Edited: April 21, 2020, 6:43 PM · I don't see why you could't plug your violin right into the PreSonus device. I don't think these interface/preamp devices have impedance or line-level issues, but I'll try it tonight and let you know. I'm not sure what you're wanting to do with VSTs. If you're hoping to use Reaper on your laptop to basically serve as a multi-effects pedal for your violin, that's something I'm interested in doing too so we should keep this thread active. I'm told latency can be an issue but the new USB interfaces are supposed to minimize that. Focusrite has an interface that's pretty good too and not much more expensive, the Scarlett 2i2. That's got a "CE" tag on it as well. Dang, so does my laptop. I guess I'm screwed; all my stuff is cheap Chinese crap.

[Note: VST ("Virtual Studio Technology") is just a term invented by Steinberg for modules (virtual instruments and effects) that plug into a DAW ("Digital Audio Workstation" -- music mixing+editing software) using a particular interface protocol (which I think was originally proprietary to Steinberg but I don't know if it still is). "Steinberg" is a company that was an early pioneer in DAW/VST software with their Cubase product. The OP knows all this. I have defined the jargon for the benefit of other readers.]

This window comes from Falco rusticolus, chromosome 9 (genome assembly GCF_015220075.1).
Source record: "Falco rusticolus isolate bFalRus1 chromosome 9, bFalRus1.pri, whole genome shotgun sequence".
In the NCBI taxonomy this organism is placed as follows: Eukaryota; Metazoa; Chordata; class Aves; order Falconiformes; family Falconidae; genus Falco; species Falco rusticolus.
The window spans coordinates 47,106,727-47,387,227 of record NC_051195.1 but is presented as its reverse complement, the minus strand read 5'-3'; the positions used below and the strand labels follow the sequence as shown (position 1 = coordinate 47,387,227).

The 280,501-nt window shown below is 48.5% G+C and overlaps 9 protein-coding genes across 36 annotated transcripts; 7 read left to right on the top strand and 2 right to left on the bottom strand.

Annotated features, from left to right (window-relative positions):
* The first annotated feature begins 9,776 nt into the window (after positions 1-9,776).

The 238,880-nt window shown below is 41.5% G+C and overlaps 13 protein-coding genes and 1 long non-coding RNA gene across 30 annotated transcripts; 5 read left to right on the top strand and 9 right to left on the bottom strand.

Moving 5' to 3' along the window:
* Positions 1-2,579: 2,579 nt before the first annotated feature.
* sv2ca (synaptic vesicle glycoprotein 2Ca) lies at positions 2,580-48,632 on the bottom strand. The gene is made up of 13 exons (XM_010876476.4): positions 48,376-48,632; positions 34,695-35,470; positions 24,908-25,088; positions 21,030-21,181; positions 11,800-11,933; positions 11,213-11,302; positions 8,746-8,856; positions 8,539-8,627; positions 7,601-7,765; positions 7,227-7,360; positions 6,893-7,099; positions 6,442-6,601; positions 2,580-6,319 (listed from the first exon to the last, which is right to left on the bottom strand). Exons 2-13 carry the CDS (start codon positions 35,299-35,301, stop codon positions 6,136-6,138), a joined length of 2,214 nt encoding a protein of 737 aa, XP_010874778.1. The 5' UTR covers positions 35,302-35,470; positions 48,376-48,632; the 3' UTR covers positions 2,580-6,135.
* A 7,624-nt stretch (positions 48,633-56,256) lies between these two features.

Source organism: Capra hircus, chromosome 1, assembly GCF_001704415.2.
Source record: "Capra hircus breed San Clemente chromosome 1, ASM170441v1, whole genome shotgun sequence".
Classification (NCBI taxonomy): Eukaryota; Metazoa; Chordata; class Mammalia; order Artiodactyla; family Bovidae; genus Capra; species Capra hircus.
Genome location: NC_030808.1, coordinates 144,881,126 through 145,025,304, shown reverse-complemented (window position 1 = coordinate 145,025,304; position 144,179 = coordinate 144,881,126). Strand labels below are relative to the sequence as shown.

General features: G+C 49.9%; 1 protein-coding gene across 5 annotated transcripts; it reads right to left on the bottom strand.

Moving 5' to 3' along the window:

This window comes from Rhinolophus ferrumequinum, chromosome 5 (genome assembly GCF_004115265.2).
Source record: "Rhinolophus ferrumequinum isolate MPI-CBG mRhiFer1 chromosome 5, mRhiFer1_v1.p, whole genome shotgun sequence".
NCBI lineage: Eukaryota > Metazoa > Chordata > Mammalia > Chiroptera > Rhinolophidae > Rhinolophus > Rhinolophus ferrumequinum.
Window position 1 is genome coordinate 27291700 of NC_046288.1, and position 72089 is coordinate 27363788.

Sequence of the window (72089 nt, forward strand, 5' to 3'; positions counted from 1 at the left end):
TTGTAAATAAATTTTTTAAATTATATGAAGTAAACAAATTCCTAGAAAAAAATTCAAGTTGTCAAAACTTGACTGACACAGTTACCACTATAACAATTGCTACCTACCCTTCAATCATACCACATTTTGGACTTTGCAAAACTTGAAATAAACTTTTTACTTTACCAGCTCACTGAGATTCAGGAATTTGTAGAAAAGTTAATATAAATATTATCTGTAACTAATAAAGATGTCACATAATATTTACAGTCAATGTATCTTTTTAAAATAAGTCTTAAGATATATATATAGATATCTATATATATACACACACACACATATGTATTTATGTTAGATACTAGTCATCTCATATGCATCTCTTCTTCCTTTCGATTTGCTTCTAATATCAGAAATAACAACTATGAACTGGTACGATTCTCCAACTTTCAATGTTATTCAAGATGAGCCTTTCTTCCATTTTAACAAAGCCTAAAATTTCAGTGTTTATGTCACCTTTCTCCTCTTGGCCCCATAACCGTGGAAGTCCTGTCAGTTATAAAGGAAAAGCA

April 21, 2020, 7:08 PM · Paul, thank you for helping me thru the jargon jungle; since I got interested in JamKazam, I have been lost in new acronyms and terminology.
Edited: April 22, 2020, 12:44 AM · I'd love to hear what sort latency you get. With my guitar the latency is minimal, and since the hardware and software will likely be almost the same I'm expecting it won't be too much to play with.

Yes, the terms can get pretty complicated. I'm not an audio engineer myself and some of this stuff goes beyond my head as well.

The thing about the CE markings is to remember that there are real and fake markings. The fake ones have the middle "arm" of the letter "E" be equally long to the bottom and top ones, while the real marking has the middle arm a bit shorter. Also, the CE marking itself requires no passing of any kind of testing. It simply states that the manufacturer claims their product to follow the safety guidelines in the European Union, and if it doesn't and something happens, well, then the manufacturer is in trouble. So any product can be marked with CE, but the "Chinese Export" symbol is done without any responsibilities.

April 22, 2020, 5:52 AM · Yamaha makes excellent electric violins in a wide range of prices. The output impedance should be the same as an electric guitar's output, so plugging into any device you currently use for your guitar should be fine. Latency shouldn't be an issue any more than it is with a guitar.

Regarding which VSTs to use, that's up to you -- experiment with what you've already got before buying anything new.

If you want a looper pedal the Boss Loop Station RC3 is an amazing (and fairly complicated) pedal with lots of storage space so you can save what you've done one day and build on it another day. And the electric violin should plug directly into it without a need for a pre-amp.